Askanesthetician's Blog

An esthetician explores skincare issues and concerns

If You Can’t Fight Them, Join Them: Interesting Make-up Tip November 24, 2011

Filed under: beauty,make-up — askanesthetician @ 9:38 am
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I came across the following make-up tip in More magazine that  I found rather intriguing, not to mention ingenious.

Problem: Dark Circles Concealer Can’t Hide

Solution: Turn Your Shadows Into A Smokey Eye

Got chronic circles?  Try making them look deliberate by ringing your eyes with a soft, smoky liner.  Skip black, though: chocolate brown isn’t as harsh.  Then smudge with a clean cotton swab or one that’s been lightly dipped in a dove-gray shadow.

Now you can take or leave this advice, but you have to admit that it is a rather creative way of getting around a very common problem.

But if this tip isn’t for you then be sure to check out my solutions for undereye circles.


Great Sunscreen Article – Hooray! August 27, 2010

(Though I know that summer is coming to an end I thought it would be useful to highlight this article about sunscreen as a reminder that you need to use your sunscreen year round.)

Recently I read More magazine, a fashion/lifestyle magazine geared toward women who are 40+, for the second time.   The tagline of More is: “For women of style & substance”, and I have to say that the magazine lives up its motto.  While I have yet to reach the age demographic the magazine is geared toward (though I am fast approaching it), I enjoy reading the articles in the magazine and really like the fashion advice.  While reading the June issue of the magazine I came across an excellent article about sun protection and sunscreen entitled Customize Your Sun Protection Strategy.

The article does a great job of debunking sunscreen myths and truly covers all the important issue when it comes to sun protection.  The published version of the article, though not the online version unfortunately, has short but thorough “asides” about SPF ratings, getting enough Vitamin D, and what level of SPF you need.  I especially liked the fact that the article correctly explains that even moderate to little sun exposure can be harmful and that everyone needs a sunscreen on a daily basis even if they are not spending the day outdoors. 

I only have one quibble with the article.  The author of the piece Genevieve Monsma writes:

If the formula you choose contains only chemical sunscreen, you must re­apply it every two hours to ensure protection. And when you’re in and out of water or sweating a lot, you should reapply any sun protection every two to three hours, whether it’s a chemical or physical formula.

No matter what sunscreen formula you use – chemical or physical – you need to reapply it every two hours if you are outdoors.

Bottom Line:  This is a great article to both read and save for future reference.  A job well done More!


Elective Cosmetic Surgery for the Right Reasons January 24, 2010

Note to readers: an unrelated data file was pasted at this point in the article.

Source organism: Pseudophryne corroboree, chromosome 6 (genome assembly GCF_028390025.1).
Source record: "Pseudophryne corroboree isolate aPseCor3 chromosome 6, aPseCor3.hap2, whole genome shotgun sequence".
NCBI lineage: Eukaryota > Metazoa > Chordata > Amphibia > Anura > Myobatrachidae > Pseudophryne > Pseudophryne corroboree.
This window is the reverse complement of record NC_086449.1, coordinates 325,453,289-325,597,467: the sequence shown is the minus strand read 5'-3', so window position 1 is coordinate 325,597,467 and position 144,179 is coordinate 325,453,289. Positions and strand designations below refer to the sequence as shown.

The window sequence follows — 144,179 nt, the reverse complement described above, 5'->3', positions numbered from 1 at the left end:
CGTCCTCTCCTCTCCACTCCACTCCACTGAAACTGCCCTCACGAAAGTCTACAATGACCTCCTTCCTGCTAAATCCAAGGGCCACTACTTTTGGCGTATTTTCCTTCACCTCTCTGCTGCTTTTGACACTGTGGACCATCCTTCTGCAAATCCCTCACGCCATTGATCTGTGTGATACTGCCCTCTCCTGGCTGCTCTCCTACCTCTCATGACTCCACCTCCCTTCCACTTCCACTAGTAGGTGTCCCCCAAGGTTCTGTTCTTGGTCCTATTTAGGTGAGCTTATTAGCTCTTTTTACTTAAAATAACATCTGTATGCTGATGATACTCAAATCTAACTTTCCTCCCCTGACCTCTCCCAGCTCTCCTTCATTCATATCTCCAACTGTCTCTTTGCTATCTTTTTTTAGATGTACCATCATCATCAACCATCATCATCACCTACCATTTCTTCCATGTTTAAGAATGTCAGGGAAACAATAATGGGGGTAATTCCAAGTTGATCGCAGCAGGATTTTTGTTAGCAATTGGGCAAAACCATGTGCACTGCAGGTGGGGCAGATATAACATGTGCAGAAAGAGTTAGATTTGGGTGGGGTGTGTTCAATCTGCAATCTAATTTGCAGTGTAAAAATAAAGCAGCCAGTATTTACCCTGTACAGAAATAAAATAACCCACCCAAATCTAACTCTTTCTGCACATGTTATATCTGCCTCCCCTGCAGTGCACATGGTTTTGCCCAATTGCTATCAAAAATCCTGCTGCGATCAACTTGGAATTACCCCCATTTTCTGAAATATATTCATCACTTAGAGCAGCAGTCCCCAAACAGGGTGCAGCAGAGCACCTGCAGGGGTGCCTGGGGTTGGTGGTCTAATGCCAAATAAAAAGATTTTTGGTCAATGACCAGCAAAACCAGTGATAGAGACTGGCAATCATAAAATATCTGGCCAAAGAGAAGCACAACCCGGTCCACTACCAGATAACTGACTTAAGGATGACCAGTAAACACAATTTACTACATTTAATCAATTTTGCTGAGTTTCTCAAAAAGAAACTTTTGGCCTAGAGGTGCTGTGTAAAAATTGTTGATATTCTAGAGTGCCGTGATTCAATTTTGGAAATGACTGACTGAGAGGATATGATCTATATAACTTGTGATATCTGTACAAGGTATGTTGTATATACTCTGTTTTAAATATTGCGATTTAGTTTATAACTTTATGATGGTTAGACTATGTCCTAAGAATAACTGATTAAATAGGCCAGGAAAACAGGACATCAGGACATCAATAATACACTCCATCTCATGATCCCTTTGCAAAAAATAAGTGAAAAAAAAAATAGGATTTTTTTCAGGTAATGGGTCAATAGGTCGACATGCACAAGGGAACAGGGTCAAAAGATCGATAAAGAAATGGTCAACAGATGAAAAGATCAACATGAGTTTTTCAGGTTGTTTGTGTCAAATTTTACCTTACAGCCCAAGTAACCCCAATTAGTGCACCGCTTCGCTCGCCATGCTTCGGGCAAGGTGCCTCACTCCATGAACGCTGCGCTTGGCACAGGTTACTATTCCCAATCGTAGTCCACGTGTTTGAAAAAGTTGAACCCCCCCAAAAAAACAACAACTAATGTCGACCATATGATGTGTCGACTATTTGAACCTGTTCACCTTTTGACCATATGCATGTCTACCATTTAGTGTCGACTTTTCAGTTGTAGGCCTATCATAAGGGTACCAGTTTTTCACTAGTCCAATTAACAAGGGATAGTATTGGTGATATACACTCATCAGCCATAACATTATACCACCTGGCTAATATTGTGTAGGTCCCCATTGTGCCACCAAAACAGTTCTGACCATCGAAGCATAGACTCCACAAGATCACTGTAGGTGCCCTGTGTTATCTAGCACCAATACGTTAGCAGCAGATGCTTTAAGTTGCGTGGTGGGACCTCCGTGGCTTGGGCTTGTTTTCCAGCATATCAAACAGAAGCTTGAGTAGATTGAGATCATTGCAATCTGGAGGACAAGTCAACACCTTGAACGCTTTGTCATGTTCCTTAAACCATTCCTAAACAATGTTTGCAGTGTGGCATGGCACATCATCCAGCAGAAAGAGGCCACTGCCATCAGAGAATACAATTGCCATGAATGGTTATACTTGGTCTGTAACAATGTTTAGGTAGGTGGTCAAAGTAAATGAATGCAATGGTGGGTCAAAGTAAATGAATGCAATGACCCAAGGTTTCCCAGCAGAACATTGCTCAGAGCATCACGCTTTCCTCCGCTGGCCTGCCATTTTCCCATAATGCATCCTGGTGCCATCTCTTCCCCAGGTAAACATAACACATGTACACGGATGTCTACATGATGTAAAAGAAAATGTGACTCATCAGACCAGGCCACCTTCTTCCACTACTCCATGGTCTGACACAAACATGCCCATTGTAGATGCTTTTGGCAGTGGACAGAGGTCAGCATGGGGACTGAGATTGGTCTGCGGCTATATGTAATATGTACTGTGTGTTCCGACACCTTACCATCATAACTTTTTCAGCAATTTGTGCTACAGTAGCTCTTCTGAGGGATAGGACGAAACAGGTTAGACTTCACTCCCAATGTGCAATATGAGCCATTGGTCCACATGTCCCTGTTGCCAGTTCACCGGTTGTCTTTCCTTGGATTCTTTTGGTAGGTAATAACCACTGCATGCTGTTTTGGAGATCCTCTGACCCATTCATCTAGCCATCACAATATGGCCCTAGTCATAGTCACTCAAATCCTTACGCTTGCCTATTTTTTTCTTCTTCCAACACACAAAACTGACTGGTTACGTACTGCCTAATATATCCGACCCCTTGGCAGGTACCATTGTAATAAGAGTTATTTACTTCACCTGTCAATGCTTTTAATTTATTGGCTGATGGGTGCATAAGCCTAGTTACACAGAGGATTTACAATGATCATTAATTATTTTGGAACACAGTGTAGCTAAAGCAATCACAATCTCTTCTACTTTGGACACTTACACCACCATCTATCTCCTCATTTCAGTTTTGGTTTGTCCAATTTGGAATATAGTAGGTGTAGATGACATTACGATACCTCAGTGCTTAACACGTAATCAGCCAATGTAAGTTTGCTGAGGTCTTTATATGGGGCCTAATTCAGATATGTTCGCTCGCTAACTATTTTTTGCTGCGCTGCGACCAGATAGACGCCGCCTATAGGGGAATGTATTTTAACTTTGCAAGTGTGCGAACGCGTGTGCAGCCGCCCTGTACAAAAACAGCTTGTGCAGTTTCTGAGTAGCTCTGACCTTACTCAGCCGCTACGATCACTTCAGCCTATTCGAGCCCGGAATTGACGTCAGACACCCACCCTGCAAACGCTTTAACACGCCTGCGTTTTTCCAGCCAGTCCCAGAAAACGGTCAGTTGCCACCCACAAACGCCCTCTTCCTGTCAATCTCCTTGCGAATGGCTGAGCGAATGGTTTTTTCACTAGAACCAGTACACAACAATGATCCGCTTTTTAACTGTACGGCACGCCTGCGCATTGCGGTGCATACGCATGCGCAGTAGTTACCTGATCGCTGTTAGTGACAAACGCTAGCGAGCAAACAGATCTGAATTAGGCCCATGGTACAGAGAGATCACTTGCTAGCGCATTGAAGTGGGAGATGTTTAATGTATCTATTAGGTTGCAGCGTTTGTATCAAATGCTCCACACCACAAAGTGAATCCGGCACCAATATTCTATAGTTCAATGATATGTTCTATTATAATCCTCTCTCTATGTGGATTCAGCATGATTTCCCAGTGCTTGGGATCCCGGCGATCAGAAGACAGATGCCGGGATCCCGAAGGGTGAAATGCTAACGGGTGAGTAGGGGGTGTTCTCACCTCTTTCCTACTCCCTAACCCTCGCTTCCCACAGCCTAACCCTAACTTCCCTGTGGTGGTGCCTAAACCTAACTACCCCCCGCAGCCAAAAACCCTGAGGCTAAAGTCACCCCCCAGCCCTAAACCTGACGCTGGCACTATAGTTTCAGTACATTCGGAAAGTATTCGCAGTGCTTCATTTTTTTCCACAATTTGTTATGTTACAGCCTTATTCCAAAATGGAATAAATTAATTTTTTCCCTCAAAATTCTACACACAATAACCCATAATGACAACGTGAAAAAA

Earlier this week a friend of mine gave me an old copy of More magazine (April 2009).  I had never read More before because I thought there wouldn’t be much in the magazine that I would enjoy since I am not their target demographic (the magazine is meant for women 40 and older, and I have about five years until I reach that milestone).  Much to my surprise I have really enjoyed reading the magazine.

In the copy of the magazine my friend gave me I came across an article by Annie Groer entitled “From Buyout to Face-lift” about her decision to get a face-lift when she turned 60 and had just been laid-off.  I thought it was a great article – thoughtful, funny, and entertaining.  The article also did a wonderful job at describing why someone would choose to have elective cosmetic surgery and why such a choice isn’t entirely vain or ridiculous.  I know many, many women (and men) who consider elective cosmetic surgery a silly, narcissistic decision.  Of course there are numerous, numerous examples of people who choose elective cosmetic surgery for all the wrong reasons – completely giving in to societal pressure to look young and beautiful, deep-seated self loathing, or they are trying to change their appearance to fit in with a certain desired group.  For all those people there are many others who just want to make a few physical  improvements.  Perhaps the way your breasts look bothers you or perhaps your body (no matter how much you exercise or watch what you eat) never “recovered” from having children.  What is so wrong then with getting a few improvements?  It is clear that when you feel good about how you look your attitude and outlook on life changes, your confidence grows, and your ability to cope with what life throws at you is greatly enhanced.  This article clearly shows how a physical improvement can have those desired impacts on your life.  What I also liked about this article is that the author realizes that a face-lift won’t change her life entirely, but it would as she writes “ease [her] entry into [an] uncertain new phase” of her life.  Groer saw the face-lift as a much-needed ego boost.

I expect that more than one person will disagree with mine and Groer’s stance on elective plastic surgery, and I think that it is important to continue to have a debate on the subject since there are many plastic surgery “abusers” and “addicts” out there.  But bottom line – if you can find a way to make yourself look better in order to feel better, and have realistic expectations about the physical and emotional results of your surgery, why not do it?  If elective plastic surgery makes you enjoy your life to the fullest than go for it!  For those reasons I don’t consider the decision to get elective plastic surgery to be a frivolous or selfish decision.  Keep your expectations in check but your goals high and enjoy your new look.


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